Probably the most famous climbing area in the United States, and for good reason. Yosemite valley is one of the most beautiful places I have ever visited. With granite walls that rise so high they blot out the sky, the valley is a mecca for rock climbers the world round. And with that comes some serious crowds during peak seasons (Spring and Fall). Well worth the dreaded alpine starts though, as Yosemite has some of the highest quality granite traditional climbing in the world.


  • Nutcracker 5.8
  • East Buttress of Middle Cathedral 5.9 A0
  • Central Pillar of Frenzy 5.9
  • The Nose 5.9 C2
On Sickle Ledge of the Nose, looking up.
  • Royal Arches 5.7 A0 to Crest Jewel 5.10
  • Rostrum 5.11c
  • Astroman 5.11c
  • The Crucifix 5.12b
On top of the Crucifix, looking down on El Cap.


Spring and Fall are the peak seasons (with Fall perhaps having more stable weather).

Summer will be too hot to climb in the valley so many climbers escape up to the higher elevation of Tuolumne Meadows.

Winter can be surprisingly pleasant in the valley. I was there for the month of January (2018) and remember climbing Royal Arches to Crest Jewel in a t-shirt. Look for climbs that are south facing. Cookie Cliff and most other crags down canyon receive sun most of the day as well. The biggest plus during this time of year is that almost all the climbers have left and Camp 4 is empty.

T-shirt weather in December!


The sleeping situation is not an easy one if you want to spend an extended period of time in the valley.

The reserved campsites (Upper Pines, Lower Pines, North Pines) are $26/site and you must book months in advance.  

A cheaper and more flexible option is Camp 4, which is a walk-in campground and costs $6/person. The downside is that during peak season, you must start waiting in line to get a spot as early as the night before. You basically get in line and then throw down your sleeping bag and go to sleep in line.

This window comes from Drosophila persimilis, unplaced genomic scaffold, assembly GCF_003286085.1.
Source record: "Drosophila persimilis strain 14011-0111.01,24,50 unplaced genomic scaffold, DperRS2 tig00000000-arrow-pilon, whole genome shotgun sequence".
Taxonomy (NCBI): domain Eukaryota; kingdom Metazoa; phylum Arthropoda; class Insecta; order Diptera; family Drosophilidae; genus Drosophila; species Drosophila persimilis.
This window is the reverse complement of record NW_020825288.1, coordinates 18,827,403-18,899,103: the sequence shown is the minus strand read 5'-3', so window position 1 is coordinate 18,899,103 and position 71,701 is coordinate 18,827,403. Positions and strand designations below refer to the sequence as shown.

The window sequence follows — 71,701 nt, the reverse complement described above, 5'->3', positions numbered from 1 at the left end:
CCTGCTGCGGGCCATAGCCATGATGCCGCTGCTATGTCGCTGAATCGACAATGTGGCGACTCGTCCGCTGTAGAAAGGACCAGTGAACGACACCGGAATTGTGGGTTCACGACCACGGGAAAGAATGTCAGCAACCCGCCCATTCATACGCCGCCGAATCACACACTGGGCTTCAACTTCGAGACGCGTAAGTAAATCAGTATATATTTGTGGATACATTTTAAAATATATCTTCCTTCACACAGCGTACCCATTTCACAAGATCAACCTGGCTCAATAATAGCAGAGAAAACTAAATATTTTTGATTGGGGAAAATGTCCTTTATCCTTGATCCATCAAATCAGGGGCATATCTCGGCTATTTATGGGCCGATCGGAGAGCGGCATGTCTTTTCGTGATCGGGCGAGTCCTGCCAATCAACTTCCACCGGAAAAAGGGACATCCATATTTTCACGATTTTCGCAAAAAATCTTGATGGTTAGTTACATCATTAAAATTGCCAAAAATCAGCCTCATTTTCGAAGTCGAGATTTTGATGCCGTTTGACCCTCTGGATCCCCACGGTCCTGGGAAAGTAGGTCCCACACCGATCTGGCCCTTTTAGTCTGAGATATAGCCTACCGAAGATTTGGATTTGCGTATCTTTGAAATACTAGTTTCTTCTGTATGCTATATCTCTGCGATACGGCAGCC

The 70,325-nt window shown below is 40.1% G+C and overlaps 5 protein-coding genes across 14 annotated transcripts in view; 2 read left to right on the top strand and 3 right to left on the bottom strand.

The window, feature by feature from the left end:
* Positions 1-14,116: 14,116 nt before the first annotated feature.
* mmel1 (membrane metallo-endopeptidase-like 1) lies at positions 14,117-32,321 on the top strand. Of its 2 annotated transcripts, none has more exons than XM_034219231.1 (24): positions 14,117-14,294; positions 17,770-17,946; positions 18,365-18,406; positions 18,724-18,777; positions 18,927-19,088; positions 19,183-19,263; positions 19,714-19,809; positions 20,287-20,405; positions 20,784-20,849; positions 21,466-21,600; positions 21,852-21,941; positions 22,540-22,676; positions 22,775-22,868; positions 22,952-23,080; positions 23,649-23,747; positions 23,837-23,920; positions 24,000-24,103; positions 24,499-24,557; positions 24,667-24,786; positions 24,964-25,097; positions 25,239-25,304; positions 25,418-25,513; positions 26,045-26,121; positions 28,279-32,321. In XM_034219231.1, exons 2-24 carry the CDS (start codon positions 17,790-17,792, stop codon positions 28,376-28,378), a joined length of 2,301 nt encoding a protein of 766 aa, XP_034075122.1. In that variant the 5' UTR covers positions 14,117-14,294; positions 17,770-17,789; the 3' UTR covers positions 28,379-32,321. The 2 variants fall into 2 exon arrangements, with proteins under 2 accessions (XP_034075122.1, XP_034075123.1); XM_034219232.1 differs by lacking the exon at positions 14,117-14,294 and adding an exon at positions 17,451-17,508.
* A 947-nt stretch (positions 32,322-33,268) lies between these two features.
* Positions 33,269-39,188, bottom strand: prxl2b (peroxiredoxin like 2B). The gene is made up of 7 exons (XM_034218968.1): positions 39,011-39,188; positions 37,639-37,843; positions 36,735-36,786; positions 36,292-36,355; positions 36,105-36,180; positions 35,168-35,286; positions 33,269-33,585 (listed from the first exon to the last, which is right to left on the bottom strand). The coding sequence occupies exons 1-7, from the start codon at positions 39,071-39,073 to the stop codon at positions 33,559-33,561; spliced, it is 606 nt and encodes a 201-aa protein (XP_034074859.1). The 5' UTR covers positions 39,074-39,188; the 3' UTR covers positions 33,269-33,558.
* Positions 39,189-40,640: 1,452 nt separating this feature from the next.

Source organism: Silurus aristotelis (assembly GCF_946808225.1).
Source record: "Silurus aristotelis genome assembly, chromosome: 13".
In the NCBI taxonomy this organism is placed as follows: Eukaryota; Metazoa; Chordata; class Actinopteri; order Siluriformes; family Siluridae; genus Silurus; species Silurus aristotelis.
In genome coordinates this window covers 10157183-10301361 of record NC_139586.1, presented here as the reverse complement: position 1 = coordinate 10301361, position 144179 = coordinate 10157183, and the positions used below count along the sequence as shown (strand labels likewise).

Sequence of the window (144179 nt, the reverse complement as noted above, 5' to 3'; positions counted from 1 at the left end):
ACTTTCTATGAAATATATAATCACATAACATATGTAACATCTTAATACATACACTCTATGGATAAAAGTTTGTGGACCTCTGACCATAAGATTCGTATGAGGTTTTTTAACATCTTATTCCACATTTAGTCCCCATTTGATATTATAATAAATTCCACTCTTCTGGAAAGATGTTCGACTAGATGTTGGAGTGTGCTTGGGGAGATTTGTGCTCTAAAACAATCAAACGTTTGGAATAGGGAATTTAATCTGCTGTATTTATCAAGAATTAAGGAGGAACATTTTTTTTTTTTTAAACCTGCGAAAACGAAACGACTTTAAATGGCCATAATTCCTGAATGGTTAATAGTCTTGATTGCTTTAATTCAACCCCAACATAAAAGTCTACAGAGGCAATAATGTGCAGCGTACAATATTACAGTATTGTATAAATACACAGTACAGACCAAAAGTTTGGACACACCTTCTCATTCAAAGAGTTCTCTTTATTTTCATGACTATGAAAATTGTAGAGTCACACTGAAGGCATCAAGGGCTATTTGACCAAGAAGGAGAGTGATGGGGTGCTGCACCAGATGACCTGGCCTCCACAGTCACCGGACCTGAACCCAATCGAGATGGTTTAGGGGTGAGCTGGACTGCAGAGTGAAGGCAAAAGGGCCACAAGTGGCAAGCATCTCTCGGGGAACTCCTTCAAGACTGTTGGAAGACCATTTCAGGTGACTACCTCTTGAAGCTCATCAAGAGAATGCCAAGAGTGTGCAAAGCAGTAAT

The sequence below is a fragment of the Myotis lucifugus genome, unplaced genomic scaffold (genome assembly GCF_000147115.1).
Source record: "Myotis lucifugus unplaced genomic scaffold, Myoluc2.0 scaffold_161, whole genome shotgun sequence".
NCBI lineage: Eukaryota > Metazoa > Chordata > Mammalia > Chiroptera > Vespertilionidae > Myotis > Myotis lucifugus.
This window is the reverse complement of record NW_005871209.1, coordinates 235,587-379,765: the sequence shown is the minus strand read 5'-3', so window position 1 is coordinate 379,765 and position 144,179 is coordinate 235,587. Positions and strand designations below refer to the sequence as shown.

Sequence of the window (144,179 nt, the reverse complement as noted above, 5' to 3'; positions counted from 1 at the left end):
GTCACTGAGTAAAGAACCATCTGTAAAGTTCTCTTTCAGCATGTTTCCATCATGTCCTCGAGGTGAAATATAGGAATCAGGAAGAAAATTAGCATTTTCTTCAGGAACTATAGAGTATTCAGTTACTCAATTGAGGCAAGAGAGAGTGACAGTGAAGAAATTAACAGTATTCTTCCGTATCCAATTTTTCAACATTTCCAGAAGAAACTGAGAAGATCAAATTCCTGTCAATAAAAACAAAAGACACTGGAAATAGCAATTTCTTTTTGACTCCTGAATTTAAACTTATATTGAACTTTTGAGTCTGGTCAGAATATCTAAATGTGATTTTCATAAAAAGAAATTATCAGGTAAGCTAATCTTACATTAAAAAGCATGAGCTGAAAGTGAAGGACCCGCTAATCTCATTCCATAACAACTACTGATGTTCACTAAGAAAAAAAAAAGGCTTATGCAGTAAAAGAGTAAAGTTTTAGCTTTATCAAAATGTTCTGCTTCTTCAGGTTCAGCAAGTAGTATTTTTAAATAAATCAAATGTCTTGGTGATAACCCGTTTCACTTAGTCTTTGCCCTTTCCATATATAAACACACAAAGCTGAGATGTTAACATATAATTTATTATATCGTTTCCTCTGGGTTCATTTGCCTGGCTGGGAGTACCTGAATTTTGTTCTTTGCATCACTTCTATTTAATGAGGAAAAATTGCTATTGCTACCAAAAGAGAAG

If you have a vehicle to sleep in, you can make a 15 mile drive from the valley to the small town of El Portal. There are spots to park your car on the side of the road, see map. Ironically, in my two or three months in Yosemite, the only times someone has knocked on my van were in El Portal, so yeah the situation is unstable, to say the least.


Any campground. Degnan’s Kitchen. Fern Spring is right off the side of the road and has delicious spring water that most people drink without treating (see map). 


Groceries in the valley are not cheap, but there are no alternatives nearby. The grocery store in Yosemite Village has a good selection of fruits and vegetables.

The Pizza place at Curry Village has great pizza, though it is quite expensive (~$26). Try to avoid going on weekends otherwise you will be waiting in line with hordes of tourists.

Degnan’s Kitchen has expensive food as well, but might be the most reasonable in the park. They also offer free refills on coffee so it’s a great place to chill on a rest day. It is worth mentioning that it’s the only place in the park with free wifi.

Single pitching during the short days of winter.


Curry Village has showers and Housekeeping Camp has a laundromat.

Rest Days

More of an active rest day, but the hike to the top of Upper Yosemite Falls is beautiful and well worth it. The trailhead starts at Camp 4 and it takes about 3 hours (7.2 miles) roundtrip if you power hike up and jog down. The elevation gain is 2,700 feet. 

Another rest day idea, though this takes about 4 days total, is to backpack from Tuolumne back down to the valley. This is a great backpacking trip because you’re starting high and ending low.

You can hit up Cloud’s Rest and go up the cables of Half Dome as you make your way back to the valley.

It is also quite easy to hitchhike up to Tuolumne if you use a sign with your destination, if the shuttles have stopped running for the season.


By: James Huang

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